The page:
Not so early
- World Bank pushes for increase in retirement age
Erica Virtue, Senior Gleaner Writer
Representatives from the World Bank last week proposed that the Government considers a gradual increase in the age of retirement for workers in the system who are 55 years or younger.
The World Bank also proposed than an average of the last five year of salaries should be used to calculate benefits, instead of the final year.
The two proposals were among several made by a technical team headed by Giorgio Valentini from the Kingston-based office of the organisation last week, during a presentation to the joint select committee of Parliament discussing the Green Paper on Public Sector Pension Reform.
Valentini said the proposals were key components if the reform process is to be successful and it advocated for their inclusion. According to him, once the green paper is adopted and a decision made on implementation, the government should move quickly to implement the institutional capacity to begin the implementation process.
The organisation said the issue was very crucial and it believes that implementing the reform process should begin by 2015, beginning with the increase in retirement age by 2012 also.
Avoiding retirement delay
Valentini said for those currently in the system, who are younger than 55 years, the process should begin by an increase, year per year (month per month, as national insurance to avoid having to delay retirement in five years). This process should be fully operational by 2030, it said, with a grace period of five years instead of 15 years.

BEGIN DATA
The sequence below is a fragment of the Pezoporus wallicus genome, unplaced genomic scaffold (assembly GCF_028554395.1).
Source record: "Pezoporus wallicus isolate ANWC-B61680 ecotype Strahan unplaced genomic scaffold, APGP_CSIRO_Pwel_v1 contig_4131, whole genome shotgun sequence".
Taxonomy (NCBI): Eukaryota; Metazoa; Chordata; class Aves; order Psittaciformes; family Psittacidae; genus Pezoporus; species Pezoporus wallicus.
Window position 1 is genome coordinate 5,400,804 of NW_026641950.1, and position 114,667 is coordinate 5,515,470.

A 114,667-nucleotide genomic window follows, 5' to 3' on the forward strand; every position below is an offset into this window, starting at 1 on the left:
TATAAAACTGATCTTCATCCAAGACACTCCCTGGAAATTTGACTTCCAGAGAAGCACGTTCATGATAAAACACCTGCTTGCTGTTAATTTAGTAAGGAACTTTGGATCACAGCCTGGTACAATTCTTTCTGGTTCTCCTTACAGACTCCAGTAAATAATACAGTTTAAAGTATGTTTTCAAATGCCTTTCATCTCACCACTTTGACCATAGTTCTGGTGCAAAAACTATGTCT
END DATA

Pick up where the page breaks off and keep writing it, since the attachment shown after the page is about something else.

The organisation is proposing a reduction in the rate at which benefits increase for each future year of service for those to be affected by the increase retirement age; maintaining accrued benefits for past service and current pensioners, and the introduction of an "automatic indexation to preserve the value of the pension throughout retirement."
The team said the use of this approach would minimise the impact on employees who are closer to retirement, so that the new rules would increasingly affect younger public-sector employees, with fewer years of service.
Under its proposal, a price indexation should be introduced by 2020, as also a penalty for early retirement by the same year. It said the system should allow workers to choose between this regime, and the one offered to the new entrants.
For the new entrants, a one per cent accrual rate is proposed, base salary being nominal to the final five years; a mandatory five per cent employee contribution to individual account, and an option to make voluntary additional contributions.
Technical support package
According to the head of delegation, the World Bank would offer a package of technical support towards the development of pension-reform proposals with financial resources through a social protection loan.
"The World Bank has fine-tuned an actuarial model that incorporates simulations on the results of several reform options for pension systems costs, finances and level of benefits. This model has been applied in more than 80 countries worldwide, and is currently being used in the case of Jamaica," said the organisation.
The team said the outcome will be a "fully informed" process as was the case in the preparation of the Green Paper.
The World Bank team, which also included the Washington-based social protection specialist Tatyana Bogomolova, and country economist Rohan Longmore, based at the Kingston office, pledged continued close collaboration and ongoing technical support to the Government of Jamaica through to the successful completion of the process.